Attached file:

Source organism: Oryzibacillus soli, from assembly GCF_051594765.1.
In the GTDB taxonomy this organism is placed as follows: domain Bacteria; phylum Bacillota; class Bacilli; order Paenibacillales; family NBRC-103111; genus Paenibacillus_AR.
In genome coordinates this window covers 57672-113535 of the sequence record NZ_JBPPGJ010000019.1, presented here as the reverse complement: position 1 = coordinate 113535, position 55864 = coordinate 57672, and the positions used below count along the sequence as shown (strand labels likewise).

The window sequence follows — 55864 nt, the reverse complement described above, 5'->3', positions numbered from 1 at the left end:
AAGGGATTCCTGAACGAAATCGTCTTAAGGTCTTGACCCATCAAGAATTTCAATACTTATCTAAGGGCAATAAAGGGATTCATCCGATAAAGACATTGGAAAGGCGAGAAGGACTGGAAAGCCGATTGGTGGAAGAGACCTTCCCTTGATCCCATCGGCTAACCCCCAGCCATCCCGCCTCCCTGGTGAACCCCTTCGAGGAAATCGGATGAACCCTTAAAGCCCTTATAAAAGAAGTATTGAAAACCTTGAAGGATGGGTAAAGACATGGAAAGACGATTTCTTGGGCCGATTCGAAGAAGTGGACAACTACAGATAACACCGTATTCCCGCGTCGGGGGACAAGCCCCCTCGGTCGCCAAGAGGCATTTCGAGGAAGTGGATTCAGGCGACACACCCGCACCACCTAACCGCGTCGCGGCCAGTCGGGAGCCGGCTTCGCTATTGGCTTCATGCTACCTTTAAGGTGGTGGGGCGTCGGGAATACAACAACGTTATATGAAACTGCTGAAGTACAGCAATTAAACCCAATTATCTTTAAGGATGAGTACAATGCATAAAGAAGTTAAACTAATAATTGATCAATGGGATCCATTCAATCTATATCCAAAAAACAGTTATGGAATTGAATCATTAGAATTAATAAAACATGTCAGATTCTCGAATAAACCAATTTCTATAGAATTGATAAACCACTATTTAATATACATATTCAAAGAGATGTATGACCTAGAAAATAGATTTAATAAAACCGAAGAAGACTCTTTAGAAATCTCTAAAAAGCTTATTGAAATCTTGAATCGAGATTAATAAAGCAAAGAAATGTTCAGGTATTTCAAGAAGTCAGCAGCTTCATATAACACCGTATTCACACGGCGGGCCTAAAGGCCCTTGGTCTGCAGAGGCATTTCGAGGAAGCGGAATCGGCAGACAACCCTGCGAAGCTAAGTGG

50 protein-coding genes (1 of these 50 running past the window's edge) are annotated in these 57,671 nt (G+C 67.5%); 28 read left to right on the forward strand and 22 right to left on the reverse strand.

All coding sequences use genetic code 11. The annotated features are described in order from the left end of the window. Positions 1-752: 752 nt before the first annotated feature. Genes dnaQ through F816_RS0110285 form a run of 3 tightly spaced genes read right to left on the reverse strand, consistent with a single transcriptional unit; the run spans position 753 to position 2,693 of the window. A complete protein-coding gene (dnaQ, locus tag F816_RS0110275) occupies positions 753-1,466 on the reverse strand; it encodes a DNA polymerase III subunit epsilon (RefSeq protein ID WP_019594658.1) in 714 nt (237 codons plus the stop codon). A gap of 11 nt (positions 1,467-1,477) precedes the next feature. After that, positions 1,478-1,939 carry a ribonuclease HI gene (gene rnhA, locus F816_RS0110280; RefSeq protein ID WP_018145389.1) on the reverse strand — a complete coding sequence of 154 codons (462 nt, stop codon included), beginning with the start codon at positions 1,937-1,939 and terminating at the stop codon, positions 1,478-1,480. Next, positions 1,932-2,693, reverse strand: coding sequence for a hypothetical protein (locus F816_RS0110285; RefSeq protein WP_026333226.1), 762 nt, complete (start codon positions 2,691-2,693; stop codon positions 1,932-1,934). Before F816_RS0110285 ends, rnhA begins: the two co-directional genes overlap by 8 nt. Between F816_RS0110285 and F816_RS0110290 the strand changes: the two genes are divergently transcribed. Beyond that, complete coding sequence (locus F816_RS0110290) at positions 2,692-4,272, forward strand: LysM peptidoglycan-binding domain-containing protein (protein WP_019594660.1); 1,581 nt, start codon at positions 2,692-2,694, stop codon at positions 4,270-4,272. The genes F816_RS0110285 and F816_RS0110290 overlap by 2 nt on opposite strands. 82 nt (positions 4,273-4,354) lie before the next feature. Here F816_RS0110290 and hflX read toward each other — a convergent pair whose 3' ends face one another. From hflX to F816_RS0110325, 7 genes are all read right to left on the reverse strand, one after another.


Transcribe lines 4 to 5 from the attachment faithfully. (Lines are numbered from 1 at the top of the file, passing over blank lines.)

The window sequence follows — 55864 nt, the reverse complement described above, 5'->3', positions numbered from 1 at the left end:
AAGGGATTCCTGAACGAAATCGTCTTAAGGTCTTGACCCATCAAGAATTTCAATACTTATCTAAGGGCAATAAAGGGATTCATCCGATAAAGACATTGGAAAGGCGAGAAGGACTGGAAAGCCGATTGGTGGAAGAGACCTTCCCTTGATCCCATCGGCTAACCCCCAGCCATCCCGCCTCCCTGGTGAACCCCTTCGAGGAAATCGGATGAACCCTTAAAGCCCTTATAAAAGAAGTATTGAAAACCTTGAAGGATGGGTAAAGACATGGAAAGACGATTTCTTGGGCCGATTCGAAGAAGTGGACAACTACAGATAACACCGTATTCCCGCGTCGGGGGACAAGCCCCCTCGGTCGCCAAGAGGCATTTCGAGGAAGTGGATTCAGGCGACACACCCGCACCACCTAACCGCGTCGCGGCCAGTCGGGAGCCGGCTTCGCTATTGGCTTCATGCTACCTTTAAGGTGGTGGGGCGTCGGGAATACAACAACGTTATATGAAACTGCTGAAGTACAGCAATTAAACCCAATTATCTTTAAGGATGAGTACAATGCATAAAGAAGTTAAACTAATAATTGATCAATGGGATCCATTCAATCTATATCCAAAAAACAGTTATGGAATTGAATCATTAGAATTAATAAAACATGTCAGATTCTCGAATAAACCAATTTCTATAGAATTGATAAACCACTATTTAATATACATATTCAAAGAGATGTATGACCTAGAAAATAGATTTAATAAAACCGAAGAAGACTCTTTAGAAATCTCTAAAAAGCTTATTGAAATCTTGAATCGAGATTAATAAAGCAAAGAAATGTTCAGGTATTTCAAGAAGTCAGCAGCTTCATATAACACCGTATTCACACGGCGGGCCTAAAGGCCCTTGGTCTGCAGAGGCATTTCGAGGAAGCGGAATCGGCAGACAACCCTGCGAAGCTAAGTGG